# Homework Help: Electromagnetic force types

1. Sep 27, 2010

### xeonese

1. The problem statement, all variables and given/known data
Can anyone tell me what are the different types of electromagnetic forces? i know friction, non-penetrability of solids etc. are phenomenons of the electromagnetic force. Similarly are viscous force, cohesive force, adhesive force results of electromagnetic force?

2. Relevant equations

3. The attempt at a solution
1. The problem statement, all variables and given/known data

2. Relevant equations

3. The attempt at a solution

2. Sep 27, 2010

### jambaugh

I'm not sure how to answer your question. On the one hand there is only one "type" of electromagnetic force, the electromagnetic force. On the other hand there are the magnetic and electric components in a given inertial frame.

It seems you want a laundry list of common forces which are fundamentally electromagnetic. I don't know of any complete laundry list of forces. However of the four fundamental forces, if one eliminates weak and strong forces which we do not see everyday since they are short ranged (and I mean very short ranged) you are left with electromagnetic and gravitational forces. So any non-gravity force you experience will be fundamentally electromagnetic.

3. Sep 29, 2010

### xeonese

well.... to be honest, a laundry list is exactly what i wanted. eliminating every other force in the nuclear domain and gravity outside the atom, i was left only with the electromagnetic force. And that's what made me wonder whether these forces are nuthing but electromagnetic forces or not... And that laundry list is what i couldn't find anywhere. Thanks a lot for helping.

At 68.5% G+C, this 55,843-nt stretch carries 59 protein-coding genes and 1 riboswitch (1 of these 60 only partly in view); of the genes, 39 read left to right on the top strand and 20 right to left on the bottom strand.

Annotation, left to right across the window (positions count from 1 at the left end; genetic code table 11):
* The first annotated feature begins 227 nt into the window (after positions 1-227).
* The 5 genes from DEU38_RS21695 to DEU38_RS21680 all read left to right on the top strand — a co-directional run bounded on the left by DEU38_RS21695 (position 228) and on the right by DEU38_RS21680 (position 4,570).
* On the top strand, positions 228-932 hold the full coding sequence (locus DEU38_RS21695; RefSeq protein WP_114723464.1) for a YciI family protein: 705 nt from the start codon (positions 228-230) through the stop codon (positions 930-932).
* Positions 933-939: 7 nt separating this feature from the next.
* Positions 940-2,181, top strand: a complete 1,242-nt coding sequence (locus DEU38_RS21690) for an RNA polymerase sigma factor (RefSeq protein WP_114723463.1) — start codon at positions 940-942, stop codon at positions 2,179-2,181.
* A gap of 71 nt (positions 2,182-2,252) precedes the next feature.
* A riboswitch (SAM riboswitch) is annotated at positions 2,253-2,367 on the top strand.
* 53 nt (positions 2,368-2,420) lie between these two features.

4. Sep 30, 2010

### jambaugh

(Sing to the tune of "That's Amore")

When my thumb poke your eye and you just don't know why,
That's electromagnetic!
When the cop slaps on the cuff, and then get's a bit rough,
That's electromagnetic!

Bell's will ring, ting-a-ling-a-ling, and the sound is the thing,
atom's bouncing,
but the spring in their hop is the electrons that stop
it's astounding.

....
and so on... I'll work on some more verses.

5. Sep 30, 2010

### jambaugh

Well I hate to complicate the issue but there is a caveat. In quantum theory one may refer to "a statistical force" which is not a true force but has an effect.

Since fermions cannot occupy the same quantum "state" they can "fill up" the available states and there is an effective repulsion between identical fermions. But that is more of a lack of availability of a degree of motion than a true force. It is similar to the lack of available degrees of freedom which disallows an electron to spiral into the nucleus.

This I think also contributes to the rigidity when compressing solid matter and so to the force of e.g. a slap on the face.

Bosons have a reverse statistical "force" which is behind the phenomenon of stimulated emission in lasers. "Bosons of a feather flock together" in a sense. I think this contributes to the cohesiveness of say superfluid helium (A Bose-Einstein condensate) allowing it to creep up a surface.

6. Oct 3, 2010

### xeonese

FASCINATING !!! HONESTLY !!! :rofl:

7. Oct 3, 2010

### Phrak

Go to wikipedia or elsewhere and look up Lorentz force.